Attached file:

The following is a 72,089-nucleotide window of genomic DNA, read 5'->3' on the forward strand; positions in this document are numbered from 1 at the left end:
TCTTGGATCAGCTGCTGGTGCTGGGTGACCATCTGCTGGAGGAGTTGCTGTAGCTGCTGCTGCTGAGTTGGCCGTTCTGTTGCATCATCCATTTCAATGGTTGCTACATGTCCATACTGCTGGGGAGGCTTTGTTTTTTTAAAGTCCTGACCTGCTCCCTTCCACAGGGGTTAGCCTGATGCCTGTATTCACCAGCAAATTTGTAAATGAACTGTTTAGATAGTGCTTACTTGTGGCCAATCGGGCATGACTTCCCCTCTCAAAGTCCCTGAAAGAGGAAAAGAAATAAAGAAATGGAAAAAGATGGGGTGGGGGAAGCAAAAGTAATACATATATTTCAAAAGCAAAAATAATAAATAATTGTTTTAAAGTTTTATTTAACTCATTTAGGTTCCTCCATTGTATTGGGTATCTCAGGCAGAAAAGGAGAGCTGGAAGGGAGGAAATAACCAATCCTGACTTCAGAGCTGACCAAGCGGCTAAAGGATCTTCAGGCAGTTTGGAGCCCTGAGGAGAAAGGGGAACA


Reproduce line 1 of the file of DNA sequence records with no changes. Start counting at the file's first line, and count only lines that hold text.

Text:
The following is a 72,089-nucleotide window of genomic DNA, read 5'->3' on the forward strand; positions in this document are numbered from 1 at the left end: